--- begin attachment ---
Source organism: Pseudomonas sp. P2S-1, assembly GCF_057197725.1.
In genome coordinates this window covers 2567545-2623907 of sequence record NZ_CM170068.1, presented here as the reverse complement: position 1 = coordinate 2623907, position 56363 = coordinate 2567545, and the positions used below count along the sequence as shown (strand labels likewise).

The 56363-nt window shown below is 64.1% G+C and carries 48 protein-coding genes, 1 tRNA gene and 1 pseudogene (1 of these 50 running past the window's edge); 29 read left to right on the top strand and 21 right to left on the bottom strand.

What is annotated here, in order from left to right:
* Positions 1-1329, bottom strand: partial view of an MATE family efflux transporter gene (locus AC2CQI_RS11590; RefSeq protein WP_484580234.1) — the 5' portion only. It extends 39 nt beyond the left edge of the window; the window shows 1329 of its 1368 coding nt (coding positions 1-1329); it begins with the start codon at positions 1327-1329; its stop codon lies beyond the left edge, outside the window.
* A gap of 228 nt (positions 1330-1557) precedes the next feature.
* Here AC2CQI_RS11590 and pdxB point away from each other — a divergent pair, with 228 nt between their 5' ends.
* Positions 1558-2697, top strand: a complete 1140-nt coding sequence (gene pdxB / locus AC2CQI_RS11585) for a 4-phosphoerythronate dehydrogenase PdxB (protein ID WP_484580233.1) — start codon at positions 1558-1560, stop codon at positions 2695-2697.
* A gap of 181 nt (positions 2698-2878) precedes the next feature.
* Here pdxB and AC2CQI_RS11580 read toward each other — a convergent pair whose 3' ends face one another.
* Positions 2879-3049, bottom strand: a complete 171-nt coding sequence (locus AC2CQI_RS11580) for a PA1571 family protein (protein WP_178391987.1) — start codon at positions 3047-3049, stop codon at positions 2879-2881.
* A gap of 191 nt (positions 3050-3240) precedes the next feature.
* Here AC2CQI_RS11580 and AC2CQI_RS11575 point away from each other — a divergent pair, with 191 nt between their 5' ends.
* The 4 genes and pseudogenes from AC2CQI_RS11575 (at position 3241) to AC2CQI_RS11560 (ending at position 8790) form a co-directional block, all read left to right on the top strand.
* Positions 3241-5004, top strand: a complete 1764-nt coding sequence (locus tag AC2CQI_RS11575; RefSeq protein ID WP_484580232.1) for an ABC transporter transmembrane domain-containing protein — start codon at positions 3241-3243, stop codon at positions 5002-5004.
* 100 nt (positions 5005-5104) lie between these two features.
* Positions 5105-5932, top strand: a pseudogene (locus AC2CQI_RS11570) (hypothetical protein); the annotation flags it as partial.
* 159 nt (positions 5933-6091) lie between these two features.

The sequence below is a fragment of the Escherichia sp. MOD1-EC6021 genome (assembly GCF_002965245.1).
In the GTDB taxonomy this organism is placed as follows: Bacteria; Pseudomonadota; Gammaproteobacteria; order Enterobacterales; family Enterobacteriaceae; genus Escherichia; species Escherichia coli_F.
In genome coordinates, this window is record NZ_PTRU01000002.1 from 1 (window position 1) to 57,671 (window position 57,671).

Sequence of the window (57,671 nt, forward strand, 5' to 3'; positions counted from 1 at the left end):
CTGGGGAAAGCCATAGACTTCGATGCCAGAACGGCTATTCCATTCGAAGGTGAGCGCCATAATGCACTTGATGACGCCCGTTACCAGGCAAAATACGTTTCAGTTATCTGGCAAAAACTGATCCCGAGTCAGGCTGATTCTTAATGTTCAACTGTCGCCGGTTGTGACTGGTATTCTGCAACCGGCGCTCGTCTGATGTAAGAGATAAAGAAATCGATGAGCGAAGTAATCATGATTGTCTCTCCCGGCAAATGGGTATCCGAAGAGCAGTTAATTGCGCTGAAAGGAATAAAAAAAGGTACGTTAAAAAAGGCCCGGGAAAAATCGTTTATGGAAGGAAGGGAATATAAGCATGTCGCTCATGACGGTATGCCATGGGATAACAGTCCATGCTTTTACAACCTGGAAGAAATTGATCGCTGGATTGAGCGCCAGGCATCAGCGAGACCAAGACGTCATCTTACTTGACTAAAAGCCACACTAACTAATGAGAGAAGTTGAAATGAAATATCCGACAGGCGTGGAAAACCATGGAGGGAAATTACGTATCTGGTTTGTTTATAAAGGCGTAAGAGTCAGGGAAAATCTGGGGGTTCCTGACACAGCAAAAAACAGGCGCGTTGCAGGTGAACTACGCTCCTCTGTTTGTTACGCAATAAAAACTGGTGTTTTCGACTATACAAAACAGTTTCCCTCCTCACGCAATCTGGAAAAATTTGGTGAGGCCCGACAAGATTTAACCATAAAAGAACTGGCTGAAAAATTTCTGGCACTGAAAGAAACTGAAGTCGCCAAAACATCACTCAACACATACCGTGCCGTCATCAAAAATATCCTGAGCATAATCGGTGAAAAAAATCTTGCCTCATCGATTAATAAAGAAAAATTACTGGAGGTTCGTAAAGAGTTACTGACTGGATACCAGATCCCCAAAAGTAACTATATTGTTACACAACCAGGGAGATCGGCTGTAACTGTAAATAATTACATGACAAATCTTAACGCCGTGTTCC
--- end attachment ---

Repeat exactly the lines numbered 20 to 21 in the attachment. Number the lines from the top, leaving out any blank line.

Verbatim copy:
In the GTDB taxonomy this organism is placed as follows: Bacteria; Pseudomonadota; Gammaproteobacteria; order Enterobacterales; family Enterobacteriaceae; genus Escherichia; species Escherichia coli_F.
In genome coordinates, this window is record NZ_PTRU01000002.1 from 1 (window position 1) to 57,671 (window position 57,671).